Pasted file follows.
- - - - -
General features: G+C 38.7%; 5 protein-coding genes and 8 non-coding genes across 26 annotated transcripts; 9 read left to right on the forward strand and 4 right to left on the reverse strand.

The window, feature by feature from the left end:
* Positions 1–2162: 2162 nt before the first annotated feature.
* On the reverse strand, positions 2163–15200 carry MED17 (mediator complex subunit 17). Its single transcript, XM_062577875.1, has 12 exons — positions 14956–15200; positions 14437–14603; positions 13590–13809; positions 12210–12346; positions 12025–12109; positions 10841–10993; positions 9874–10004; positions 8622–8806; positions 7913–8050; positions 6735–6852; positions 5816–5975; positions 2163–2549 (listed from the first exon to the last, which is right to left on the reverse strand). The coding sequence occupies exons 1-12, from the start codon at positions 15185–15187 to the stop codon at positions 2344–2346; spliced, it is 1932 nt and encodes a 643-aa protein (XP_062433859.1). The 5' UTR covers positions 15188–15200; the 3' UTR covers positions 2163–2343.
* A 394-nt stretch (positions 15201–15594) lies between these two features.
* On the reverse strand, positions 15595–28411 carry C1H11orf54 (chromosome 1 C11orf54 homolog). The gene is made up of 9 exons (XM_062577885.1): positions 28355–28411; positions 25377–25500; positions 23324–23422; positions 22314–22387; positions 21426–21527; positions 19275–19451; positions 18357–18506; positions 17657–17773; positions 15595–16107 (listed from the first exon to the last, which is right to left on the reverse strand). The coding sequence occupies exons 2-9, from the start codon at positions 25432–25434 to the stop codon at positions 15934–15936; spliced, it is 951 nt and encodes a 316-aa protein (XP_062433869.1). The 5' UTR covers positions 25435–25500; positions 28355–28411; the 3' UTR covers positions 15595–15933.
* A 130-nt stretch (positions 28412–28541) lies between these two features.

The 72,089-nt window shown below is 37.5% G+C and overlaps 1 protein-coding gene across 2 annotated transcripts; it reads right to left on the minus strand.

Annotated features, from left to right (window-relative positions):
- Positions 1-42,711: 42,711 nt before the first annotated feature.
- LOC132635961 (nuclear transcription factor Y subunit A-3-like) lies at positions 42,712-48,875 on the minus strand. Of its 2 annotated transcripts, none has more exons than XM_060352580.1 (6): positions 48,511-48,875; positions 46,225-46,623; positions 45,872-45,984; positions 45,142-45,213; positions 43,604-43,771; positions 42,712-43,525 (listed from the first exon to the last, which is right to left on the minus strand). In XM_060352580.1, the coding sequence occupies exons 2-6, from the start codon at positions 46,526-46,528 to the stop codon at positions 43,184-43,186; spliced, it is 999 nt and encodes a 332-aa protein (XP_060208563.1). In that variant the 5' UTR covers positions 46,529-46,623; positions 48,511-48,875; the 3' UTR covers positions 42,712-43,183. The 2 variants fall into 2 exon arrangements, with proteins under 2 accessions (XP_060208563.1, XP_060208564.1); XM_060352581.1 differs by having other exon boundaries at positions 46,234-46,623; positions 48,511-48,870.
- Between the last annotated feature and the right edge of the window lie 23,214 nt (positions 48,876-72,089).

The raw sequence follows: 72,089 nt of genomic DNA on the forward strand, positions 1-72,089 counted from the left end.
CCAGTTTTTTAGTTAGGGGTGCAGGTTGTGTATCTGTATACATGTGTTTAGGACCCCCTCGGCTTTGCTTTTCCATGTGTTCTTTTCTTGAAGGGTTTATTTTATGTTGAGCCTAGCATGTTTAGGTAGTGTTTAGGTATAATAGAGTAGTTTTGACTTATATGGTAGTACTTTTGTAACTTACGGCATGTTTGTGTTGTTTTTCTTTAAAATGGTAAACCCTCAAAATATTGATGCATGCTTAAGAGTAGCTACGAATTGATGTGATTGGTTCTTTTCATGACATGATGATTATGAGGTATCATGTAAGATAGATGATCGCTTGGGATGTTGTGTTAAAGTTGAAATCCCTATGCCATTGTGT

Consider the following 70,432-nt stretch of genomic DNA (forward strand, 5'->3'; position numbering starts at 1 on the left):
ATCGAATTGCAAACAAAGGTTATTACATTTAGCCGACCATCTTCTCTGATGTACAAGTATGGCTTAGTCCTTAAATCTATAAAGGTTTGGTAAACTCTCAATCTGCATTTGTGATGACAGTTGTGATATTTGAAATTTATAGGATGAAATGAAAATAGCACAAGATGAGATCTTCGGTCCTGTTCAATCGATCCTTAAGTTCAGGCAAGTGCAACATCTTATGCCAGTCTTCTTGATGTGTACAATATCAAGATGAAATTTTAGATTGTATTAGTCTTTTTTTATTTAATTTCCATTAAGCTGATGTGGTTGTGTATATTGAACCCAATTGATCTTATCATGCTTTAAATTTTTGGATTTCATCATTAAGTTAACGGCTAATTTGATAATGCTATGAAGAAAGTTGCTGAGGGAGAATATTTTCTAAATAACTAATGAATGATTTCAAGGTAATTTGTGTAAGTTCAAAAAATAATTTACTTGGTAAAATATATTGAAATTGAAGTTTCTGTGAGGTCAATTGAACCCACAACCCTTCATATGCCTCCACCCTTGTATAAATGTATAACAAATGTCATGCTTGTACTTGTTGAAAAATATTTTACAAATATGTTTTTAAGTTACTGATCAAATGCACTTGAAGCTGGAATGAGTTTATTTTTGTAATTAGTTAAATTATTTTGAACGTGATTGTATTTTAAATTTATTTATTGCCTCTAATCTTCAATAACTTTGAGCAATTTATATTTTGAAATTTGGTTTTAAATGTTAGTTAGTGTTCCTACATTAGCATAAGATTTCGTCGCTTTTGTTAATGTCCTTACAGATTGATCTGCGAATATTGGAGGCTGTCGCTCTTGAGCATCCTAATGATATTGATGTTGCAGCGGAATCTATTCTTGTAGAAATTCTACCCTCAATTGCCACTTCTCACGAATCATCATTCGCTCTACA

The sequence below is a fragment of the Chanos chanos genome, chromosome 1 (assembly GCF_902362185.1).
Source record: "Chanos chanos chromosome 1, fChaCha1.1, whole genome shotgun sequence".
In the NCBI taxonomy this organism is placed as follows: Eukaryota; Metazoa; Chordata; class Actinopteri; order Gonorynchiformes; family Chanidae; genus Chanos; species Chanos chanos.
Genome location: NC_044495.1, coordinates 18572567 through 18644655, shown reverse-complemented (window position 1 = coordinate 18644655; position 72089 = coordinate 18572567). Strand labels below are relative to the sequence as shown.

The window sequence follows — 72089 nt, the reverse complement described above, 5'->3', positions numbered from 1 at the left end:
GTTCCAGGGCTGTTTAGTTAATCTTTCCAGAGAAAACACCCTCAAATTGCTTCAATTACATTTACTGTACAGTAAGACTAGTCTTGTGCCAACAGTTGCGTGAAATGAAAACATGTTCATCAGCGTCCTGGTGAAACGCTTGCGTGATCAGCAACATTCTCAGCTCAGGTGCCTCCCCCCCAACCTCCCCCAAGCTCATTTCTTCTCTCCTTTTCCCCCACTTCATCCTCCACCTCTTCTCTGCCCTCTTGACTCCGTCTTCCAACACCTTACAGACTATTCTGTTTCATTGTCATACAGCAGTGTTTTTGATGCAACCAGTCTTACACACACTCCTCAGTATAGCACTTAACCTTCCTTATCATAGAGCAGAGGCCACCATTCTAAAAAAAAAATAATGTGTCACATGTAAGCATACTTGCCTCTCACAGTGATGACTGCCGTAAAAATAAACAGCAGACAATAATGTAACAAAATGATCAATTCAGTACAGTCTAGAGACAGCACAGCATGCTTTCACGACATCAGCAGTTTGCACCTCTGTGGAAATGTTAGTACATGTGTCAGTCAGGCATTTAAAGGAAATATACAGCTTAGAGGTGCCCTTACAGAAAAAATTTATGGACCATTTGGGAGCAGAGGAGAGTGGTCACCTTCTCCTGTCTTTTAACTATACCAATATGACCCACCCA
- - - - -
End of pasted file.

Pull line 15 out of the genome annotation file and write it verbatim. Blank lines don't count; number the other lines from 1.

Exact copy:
Consider the following 70,432-nt stretch of genomic DNA (forward strand, 5'->3'; position numbering starts at 1 on the left):